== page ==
The new conversations it started for me with my loved ones and in relationships have been about the ways we are effectively employing these principals when we're behaving in alignment with our values anyway, and the ways we can do so more deliberately. Maybe for you they'll be more about the ways RA isn't for you, or about the ways individualistic US culture had colored your view of RA. Let me know! 4.5 stars, 8/10 for being a little textbooky and dry for the average reader, but right up my nerdy alley.
Why it's Ok to Not be Monogamous
by Justin L. Clardy
This book is a brilliantly concise, direct philosophical argument for the moral permissiveness of non-monogamy. Clardy is clear; he lays out what non-monogamous identity is in ways that are at once inclusive and defined; and he addresses the principal objections to nonmonogamy over 147 pages. I found it engrossing. While I'm a big nerd, I think any non-monogamist seeking a good text to keep on the shelf that states things we know to be true more fully than we typically state them will appreciate having a copy of this book.
Sidebar: ...My dad liked this book, and had an actual conversation about non-monogamy with me following his reading it after I did and left it in the living room. Those of you who follow the blog and podcast may remember him as the "well, in 25 years we might feel bad about not accepting this" parent. So I'm going to give it a 10/10 for my personal life, but probably also an 9/10 for the less philosophical among you. If you have academic folks in your life who need a well-written treatise to convince them of the legitimacy of your choices, though, may I suggest handing them a copy of WIOTNBM? 5 stars, regardless.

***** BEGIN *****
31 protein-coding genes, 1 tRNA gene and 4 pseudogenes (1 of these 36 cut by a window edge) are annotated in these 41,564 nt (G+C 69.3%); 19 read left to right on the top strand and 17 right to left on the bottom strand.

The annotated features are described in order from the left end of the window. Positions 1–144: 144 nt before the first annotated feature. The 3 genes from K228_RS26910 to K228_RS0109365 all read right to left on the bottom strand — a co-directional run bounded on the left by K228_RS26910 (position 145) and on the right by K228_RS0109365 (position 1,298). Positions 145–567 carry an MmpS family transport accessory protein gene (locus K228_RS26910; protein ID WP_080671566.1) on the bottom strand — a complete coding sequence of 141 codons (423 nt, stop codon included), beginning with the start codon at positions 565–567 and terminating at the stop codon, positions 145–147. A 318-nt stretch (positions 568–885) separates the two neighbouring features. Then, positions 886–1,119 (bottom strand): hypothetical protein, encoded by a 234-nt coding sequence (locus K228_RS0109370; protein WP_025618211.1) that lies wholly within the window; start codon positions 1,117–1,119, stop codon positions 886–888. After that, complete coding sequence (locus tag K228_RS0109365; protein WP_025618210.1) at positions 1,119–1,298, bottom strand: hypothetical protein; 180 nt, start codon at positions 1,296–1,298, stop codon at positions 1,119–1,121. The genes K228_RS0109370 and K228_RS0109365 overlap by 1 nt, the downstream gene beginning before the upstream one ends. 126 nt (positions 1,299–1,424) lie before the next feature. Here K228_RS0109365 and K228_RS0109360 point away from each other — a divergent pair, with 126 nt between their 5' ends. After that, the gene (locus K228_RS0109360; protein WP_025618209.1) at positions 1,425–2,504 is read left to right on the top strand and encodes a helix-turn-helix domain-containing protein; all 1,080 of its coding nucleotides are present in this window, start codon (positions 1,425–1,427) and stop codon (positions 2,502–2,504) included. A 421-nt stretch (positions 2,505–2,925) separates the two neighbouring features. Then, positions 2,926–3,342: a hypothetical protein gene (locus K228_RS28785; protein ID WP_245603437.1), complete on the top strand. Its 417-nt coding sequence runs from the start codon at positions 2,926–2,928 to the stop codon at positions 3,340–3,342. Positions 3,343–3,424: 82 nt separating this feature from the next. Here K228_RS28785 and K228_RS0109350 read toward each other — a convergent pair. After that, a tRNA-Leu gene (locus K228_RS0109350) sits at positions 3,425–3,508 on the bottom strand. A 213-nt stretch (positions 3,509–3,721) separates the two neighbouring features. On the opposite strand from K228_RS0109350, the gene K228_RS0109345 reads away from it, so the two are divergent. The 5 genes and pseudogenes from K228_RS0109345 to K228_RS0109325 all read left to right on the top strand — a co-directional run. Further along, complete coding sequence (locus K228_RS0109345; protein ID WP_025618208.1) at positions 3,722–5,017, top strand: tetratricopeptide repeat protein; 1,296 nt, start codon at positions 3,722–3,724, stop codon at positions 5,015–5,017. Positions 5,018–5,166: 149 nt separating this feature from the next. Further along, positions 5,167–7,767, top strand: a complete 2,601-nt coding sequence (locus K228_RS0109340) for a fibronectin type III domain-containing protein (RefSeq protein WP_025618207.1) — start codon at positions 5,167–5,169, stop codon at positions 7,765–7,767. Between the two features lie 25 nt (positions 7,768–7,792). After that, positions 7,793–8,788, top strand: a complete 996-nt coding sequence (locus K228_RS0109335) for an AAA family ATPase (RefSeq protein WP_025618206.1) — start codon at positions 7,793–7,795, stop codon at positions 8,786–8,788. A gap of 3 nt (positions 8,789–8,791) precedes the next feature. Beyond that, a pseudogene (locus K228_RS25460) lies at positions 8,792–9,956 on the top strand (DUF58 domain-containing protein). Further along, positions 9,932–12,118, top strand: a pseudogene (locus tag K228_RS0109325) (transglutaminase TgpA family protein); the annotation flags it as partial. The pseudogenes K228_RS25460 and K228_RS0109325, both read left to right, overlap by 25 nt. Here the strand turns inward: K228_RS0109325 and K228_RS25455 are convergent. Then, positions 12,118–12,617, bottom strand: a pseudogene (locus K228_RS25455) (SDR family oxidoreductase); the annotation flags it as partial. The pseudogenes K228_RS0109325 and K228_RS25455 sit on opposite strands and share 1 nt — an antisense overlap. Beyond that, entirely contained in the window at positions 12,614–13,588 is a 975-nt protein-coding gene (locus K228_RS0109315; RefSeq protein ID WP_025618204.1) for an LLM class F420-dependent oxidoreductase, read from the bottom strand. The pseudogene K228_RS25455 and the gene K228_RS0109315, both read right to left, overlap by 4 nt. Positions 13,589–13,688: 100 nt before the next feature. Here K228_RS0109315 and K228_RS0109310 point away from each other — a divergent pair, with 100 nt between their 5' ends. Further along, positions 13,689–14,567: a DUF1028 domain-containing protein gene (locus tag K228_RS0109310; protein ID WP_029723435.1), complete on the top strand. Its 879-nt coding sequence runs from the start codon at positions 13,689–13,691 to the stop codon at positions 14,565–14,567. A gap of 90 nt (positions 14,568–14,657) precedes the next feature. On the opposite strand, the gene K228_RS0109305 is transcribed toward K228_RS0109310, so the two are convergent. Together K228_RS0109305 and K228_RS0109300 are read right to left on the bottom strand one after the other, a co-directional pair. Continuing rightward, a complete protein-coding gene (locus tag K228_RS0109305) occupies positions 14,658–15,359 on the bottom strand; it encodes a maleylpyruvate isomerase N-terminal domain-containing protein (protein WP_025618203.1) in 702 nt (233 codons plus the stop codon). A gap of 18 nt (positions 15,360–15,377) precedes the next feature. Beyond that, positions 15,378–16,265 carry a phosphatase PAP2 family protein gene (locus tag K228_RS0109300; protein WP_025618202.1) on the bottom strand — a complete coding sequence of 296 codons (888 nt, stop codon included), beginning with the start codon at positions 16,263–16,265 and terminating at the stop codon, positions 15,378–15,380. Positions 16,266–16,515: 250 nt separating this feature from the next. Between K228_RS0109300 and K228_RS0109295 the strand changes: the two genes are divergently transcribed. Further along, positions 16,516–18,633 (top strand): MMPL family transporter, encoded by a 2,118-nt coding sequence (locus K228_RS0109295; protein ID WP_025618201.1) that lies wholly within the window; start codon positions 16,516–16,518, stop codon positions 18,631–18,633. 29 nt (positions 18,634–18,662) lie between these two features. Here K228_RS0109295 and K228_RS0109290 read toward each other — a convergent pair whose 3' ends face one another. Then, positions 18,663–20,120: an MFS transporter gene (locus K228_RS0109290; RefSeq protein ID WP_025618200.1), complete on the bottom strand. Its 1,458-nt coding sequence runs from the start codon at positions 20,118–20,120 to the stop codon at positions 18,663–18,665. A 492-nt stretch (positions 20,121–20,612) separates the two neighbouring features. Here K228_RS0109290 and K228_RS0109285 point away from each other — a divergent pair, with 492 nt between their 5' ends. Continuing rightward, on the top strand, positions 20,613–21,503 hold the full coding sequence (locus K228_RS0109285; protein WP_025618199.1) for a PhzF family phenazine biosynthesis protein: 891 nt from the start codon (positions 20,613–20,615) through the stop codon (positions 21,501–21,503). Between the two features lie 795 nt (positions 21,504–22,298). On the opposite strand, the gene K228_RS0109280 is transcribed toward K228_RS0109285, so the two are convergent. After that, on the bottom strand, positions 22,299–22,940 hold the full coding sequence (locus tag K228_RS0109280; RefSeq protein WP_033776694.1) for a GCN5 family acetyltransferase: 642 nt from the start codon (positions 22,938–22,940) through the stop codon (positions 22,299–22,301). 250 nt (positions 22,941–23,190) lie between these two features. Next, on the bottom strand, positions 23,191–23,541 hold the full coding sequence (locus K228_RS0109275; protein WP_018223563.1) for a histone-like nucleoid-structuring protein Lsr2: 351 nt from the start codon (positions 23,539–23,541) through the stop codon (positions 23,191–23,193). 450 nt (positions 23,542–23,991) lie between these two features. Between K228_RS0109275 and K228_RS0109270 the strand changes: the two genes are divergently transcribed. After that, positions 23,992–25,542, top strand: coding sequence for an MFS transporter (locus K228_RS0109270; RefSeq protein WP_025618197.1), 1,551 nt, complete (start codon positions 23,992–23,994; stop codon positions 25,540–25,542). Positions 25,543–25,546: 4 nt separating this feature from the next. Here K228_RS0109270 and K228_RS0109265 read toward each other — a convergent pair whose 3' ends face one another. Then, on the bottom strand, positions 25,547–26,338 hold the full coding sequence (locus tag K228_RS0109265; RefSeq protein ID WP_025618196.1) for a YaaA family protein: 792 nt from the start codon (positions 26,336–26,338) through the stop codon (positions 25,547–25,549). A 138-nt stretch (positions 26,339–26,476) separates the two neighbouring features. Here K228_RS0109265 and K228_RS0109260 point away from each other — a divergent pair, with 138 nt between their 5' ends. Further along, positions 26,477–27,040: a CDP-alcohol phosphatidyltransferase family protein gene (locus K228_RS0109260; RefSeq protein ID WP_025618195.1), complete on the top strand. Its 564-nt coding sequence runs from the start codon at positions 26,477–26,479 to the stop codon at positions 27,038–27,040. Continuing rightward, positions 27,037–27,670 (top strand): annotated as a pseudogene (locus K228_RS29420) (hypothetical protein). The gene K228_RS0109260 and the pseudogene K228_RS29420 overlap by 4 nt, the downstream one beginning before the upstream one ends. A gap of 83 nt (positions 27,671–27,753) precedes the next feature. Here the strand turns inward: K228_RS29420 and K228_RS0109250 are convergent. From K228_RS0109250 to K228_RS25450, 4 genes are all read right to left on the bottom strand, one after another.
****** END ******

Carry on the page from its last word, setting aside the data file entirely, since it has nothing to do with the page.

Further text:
Multiamory: Essential Tools for Modern Relationships
by Dedeker Winston, Jase Lindgren, and Emily Sotelo Matlack
*Gifted book, opinions my own
The Multiamory book is great for people who are less obsessive than I am, and don't have a notebook with relationship tools from podcasts written down in it, and good for those of us who do, in that it gives back the color that our scribbled notes take out. (The fact that the foreward opens by saying that no one has such a notebook did call me out just a little.)
If you process things better in written format - this book is for you. If you ever wanted to cut up the podcast to get rid of the parts around your favorite tools - this book is for you. It's a concise collection of their best tools created over the last several years, with a chapter at the end made up of tools that other people created that they frequently reference. If you process better in an audio format anyway - the book may not do anything for you that the podcast doesn't, frankly. It's not new material, although it's well-collected and well-structured. 4 stars, 7/10. Good writing, good tools, but nothing new.
That's been my non-research polyamory reading as of late. Maybe more in a month or so? Maybe not - most of my reading is research and highlighter-heavy right now.